Nothing says "Berlin" quite like the Brandenburg Gate (Brandenburger Tor), the city's most defining. Built for King Frederick Wilhelm II in 1791, this 26-meter-high sandstone monument in the Mitte district's Pariser Platz was Berlin's first Neoclassical structure, notable for its four-horse chariot, its six large columns on each side forming five passages for use by traffic (the center one reserved for royalty), and the two buildings used by toll-collectors and guards. Brandenburg Gate continues to be of symbolic importance and has seen many famous visitors.
(The Conference's Monday Evening Reception will be held in its Orangery)
Berlin's oldest and largest Prussian estate, the late 17th-century Charlottenburg Palace was for decades the most important place of residence for Prussian Kings and Electors. Beautifully restored, this huge palace hosts many important features, from its massive 50-meter-high central dome to the exquisite Orangery added in 1712. A highlight of the property's tour is a visit to the New Wing with its state apartments and fine banqueting halls. The Old Palace features the Porcelain Cabinet, home to one of Germany's most important porcelain collections, along with displays of valuable items including the Crown Jewels.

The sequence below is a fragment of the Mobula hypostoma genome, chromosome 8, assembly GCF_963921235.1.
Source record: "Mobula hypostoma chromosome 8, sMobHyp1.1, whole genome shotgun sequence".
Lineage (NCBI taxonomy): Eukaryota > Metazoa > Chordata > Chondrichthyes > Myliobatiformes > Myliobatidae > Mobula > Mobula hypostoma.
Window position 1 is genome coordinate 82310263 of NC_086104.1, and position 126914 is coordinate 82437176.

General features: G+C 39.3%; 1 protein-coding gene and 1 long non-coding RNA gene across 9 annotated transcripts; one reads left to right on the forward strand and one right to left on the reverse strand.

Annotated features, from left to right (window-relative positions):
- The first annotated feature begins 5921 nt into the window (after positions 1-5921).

Berlin Cathedral Church
Famous for its 75-meter-high dome with its old bell from 1532, Berlin Cathedral Church was completed in 1905 on the site of an earlier cathedral dating from the time of Frederick the Great. Built in the New Baroque style, the building -- the largest church in Berlin -- is divided into three main sections: the Memorial Church, the Baptismal and Nuptial Church, and the Parish Church. After decades of work to repair war damage, the church has been returned to its former glory, and highlights of a visit include the Imperial Staircase, decorated with bronze cornices and 13 tempera paintings by Berlin landscape painter Albert Hertel in 1905, and the Imperial Gallery with its views of the area below the dome.
Kaiser Wilhelm Memorial Church
One of Berlin's most interesting landmarks, Kaiser Wilhelm Memorial Church (Kaiser-Wilhelm-Gedächtniskirche) is in many ways two churches: the modern new church designed in 1961, and next to it, the ruins of the original, including most of the 63-meter-high tower. Completed in 1895 in honor of Emperor Wilhelm I, the original was destroyed in 1943, but its remains were incorporated into the new complex. The result is now a major Berlin landmark that also serves as a war memorial, with a memorial hall installed containing mosaic remains, architectural remnants, and photos. The centerpiece is a figure of Christ from the old church and a Cross of Nails from Coventry Cathedral, destroyed by German bombs earlier in WWII. Guided tours are available, and visitors are welcome to participate in Sunday services; Evening Music Services featuring cantatas, organ recitals, and choral music; and regular weekday services.